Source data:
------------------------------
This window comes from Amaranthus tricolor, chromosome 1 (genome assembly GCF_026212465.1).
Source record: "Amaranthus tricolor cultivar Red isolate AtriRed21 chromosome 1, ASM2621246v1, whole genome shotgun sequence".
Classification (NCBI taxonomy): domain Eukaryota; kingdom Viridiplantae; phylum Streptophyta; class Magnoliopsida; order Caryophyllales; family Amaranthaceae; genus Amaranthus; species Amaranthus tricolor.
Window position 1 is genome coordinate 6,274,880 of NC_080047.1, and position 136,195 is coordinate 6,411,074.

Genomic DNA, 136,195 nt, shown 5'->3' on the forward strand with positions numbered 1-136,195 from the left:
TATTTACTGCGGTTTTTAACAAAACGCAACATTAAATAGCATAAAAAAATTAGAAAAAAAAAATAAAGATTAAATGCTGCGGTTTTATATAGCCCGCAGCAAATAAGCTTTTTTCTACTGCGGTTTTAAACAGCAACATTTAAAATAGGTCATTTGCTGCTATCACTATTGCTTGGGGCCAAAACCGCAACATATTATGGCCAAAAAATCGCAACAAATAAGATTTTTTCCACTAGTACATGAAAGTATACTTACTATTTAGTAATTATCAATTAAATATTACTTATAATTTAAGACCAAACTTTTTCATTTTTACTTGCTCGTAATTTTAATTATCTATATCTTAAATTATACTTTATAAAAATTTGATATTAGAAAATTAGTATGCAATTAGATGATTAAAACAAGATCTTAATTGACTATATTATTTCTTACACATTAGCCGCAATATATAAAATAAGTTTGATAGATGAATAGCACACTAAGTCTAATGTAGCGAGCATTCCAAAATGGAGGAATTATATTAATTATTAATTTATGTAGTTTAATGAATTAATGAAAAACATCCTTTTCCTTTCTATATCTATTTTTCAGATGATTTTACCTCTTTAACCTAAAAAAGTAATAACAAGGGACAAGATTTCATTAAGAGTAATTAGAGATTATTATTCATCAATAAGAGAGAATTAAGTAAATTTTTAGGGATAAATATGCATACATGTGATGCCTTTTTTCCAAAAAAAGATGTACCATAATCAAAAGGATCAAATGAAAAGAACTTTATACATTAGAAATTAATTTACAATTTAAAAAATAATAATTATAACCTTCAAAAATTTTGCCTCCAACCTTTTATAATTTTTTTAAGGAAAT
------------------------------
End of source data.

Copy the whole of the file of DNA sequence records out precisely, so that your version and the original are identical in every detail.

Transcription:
This window comes from Amaranthus tricolor, chromosome 1 (genome assembly GCF_026212465.1).
Source record: "Amaranthus tricolor cultivar Red isolate AtriRed21 chromosome 1, ASM2621246v1, whole genome shotgun sequence".
Classification (NCBI taxonomy): domain Eukaryota; kingdom Viridiplantae; phylum Streptophyta; class Magnoliopsida; order Caryophyllales; family Amaranthaceae; genus Amaranthus; species Amaranthus tricolor.
Window position 1 is genome coordinate 6,274,880 of NC_080047.1, and position 136,195 is coordinate 6,411,074.

Genomic DNA, 136,195 nt, shown 5'->3' on the forward strand with positions numbered 1-136,195 from the left:
TATTTACTGCGGTTTTTAACAAAACGCAACATTAAATAGCATAAAAAAATTAGAAAAAAAAAATAAAGATTAAATGCTGCGGTTTTATATAGCCCGCAGCAAATAAGCTTTTTTCTACTGCGGTTTTAAACAGCAACATTTAAAATAGGTCATTTGCTGCTATCACTATTGCTTGGGGCCAAAACCGCAACATATTATGGCCAAAAAATCGCAACAAATAAGATTTTTTCCACTAGTACATGAAAGTATACTTACTATTTAGTAATTATCAATTAAATATTACTTATAATTTAAGACCAAACTTTTTCATTTTTACTTGCTCGTAATTTTAATTATCTATATCTTAAATTATACTTTATAAAAATTTGATATTAGAAAATTAGTATGCAATTAGATGATTAAAACAAGATCTTAATTGACTATATTATTTCTTACACATTAGCCGCAATATATAAAATAAGTTTGATAGATGAATAGCACACTAAGTCTAATGTAGCGAGCATTCCAAAATGGAGGAATTATATTAATTATTAATTTATGTAGTTTAATGAATTAATGAAAAACATCCTTTTCCTTTCTATATCTATTTTTCAGATGATTTTACCTCTTTAACCTAAAAAAGTAATAACAAGGGACAAGATTTCATTAAGAGTAATTAGAGATTATTATTCATCAATAAGAGAGAATTAAGTAAATTTTTAGGGATAAATATGCATACATGTGATGCCTTTTTTCCAAAAAAAGATGTACCATAATCAAAAGGATCAAATGAAAAGAACTTTATACATTAGAAATTAATTTACAATTTAAAAAATAATAATTATAACCTTCAAAAATTTTGCCTCCAACCTTTTATAATTTTTTTAAGGAAAT